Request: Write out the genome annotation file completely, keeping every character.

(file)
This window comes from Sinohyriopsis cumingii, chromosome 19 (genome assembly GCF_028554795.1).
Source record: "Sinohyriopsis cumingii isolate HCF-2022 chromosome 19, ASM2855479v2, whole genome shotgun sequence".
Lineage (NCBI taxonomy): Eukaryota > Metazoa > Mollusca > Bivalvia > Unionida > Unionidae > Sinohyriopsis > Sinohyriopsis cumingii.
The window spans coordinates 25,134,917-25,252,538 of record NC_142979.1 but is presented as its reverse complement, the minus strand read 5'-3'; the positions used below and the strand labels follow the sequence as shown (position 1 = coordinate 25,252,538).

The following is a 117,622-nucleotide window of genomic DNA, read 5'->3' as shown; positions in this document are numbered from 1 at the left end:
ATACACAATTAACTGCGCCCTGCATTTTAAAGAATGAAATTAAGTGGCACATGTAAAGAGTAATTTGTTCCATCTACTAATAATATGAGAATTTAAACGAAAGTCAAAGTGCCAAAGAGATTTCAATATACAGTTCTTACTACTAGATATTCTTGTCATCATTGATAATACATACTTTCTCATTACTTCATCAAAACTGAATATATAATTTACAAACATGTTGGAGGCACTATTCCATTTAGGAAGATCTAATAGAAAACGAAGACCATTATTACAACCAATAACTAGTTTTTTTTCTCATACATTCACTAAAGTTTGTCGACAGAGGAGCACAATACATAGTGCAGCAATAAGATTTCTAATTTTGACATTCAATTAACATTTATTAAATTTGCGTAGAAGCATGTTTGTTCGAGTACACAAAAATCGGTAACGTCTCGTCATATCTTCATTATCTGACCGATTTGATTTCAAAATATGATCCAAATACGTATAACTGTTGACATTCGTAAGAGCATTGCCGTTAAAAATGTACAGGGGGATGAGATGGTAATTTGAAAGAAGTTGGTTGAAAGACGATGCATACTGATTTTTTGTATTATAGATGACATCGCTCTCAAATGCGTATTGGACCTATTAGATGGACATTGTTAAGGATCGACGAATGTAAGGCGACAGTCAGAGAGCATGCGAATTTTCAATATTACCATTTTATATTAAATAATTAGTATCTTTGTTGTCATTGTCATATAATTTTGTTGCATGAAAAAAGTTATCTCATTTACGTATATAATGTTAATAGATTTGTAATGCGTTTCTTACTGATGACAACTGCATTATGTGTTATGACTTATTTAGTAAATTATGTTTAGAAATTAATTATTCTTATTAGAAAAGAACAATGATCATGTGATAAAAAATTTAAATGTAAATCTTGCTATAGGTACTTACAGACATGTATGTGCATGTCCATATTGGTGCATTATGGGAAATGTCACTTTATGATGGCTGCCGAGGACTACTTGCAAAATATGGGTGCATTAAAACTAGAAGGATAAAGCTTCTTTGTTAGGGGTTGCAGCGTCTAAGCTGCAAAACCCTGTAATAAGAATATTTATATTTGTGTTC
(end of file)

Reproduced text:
This window comes from Sinohyriopsis cumingii, chromosome 19 (genome assembly GCF_028554795.1).
Source record: "Sinohyriopsis cumingii isolate HCF-2022 chromosome 19, ASM2855479v2, whole genome shotgun sequence".
Lineage (NCBI taxonomy): Eukaryota > Metazoa > Mollusca > Bivalvia > Unionida > Unionidae > Sinohyriopsis > Sinohyriopsis cumingii.
The window spans coordinates 25,134,917-25,252,538 of record NC_142979.1 but is presented as its reverse complement, the minus strand read 5'-3'; the positions used below and the strand labels follow the sequence as shown (position 1 = coordinate 25,252,538).

The following is a 117,622-nucleotide window of genomic DNA, read 5'->3' as shown; positions in this document are numbered from 1 at the left end:
ATACACAATTAACTGCGCCCTGCATTTTAAAGAATGAAATTAAGTGGCACATGTAAAGAGTAATTTGTTCCATCTACTAATAATATGAGAATTTAAACGAAAGTCAAAGTGCCAAAGAGATTTCAATATACAGTTCTTACTACTAGATATTCTTGTCATCATTGATAATACATACTTTCTCATTACTTCATCAAAACTGAATATATAATTTACAAACATGTTGGAGGCACTATTCCATTTAGGAAGATCTAATAGAAAACGAAGACCATTATTACAACCAATAACTAGTTTTTTTTCTCATACATTCACTAAAGTTTGTCGACAGAGGAGCACAATACATAGTGCAGCAATAAGATTTCTAATTTTGACATTCAATTAACATTTATTAAATTTGCGTAGAAGCATGTTTGTTCGAGTACACAAAAATCGGTAACGTCTCGTCATATCTTCATTATCTGACCGATTTGATTTCAAAATATGATCCAAATACGTATAACTGTTGACATTCGTAAGAGCATTGCCGTTAAAAATGTACAGGGGGATGAGATGGTAATTTGAAAGAAGTTGGTTGAAAGACGATGCATACTGATTTTTTGTATTATAGATGACATCGCTCTCAAATGCGTATTGGACCTATTAGATGGACATTGTTAAGGATCGACGAATGTAAGGCGACAGTCAGAGAGCATGCGAATTTTCAATATTACCATTTTATATTAAATAATTAGTATCTTTGTTGTCATTGTCATATAATTTTGTTGCATGAAAAAAGTTATCTCATTTACGTATATAATGTTAATAGATTTGTAATGCGTTTCTTACTGATGACAACTGCATTATGTGTTATGACTTATTTAGTAAATTATGTTTAGAAATTAATTATTCTTATTAGAAAAGAACAATGATCATGTGATAAAAAATTTAAATGTAAATCTTGCTATAGGTACTTACAGACATGTATGTGCATGTCCATATTGGTGCATTATGGGAAATGTCACTTTATGATGGCTGCCGAGGACTACTTGCAAAATATGGGTGCATTAAAACTAGAAGGATAAAGCTTCTTTGTTAGGGGTTGCAGCGTCTAAGCTGCAAAACCCTGTAATAAGAATATTTATATTTGTGTTC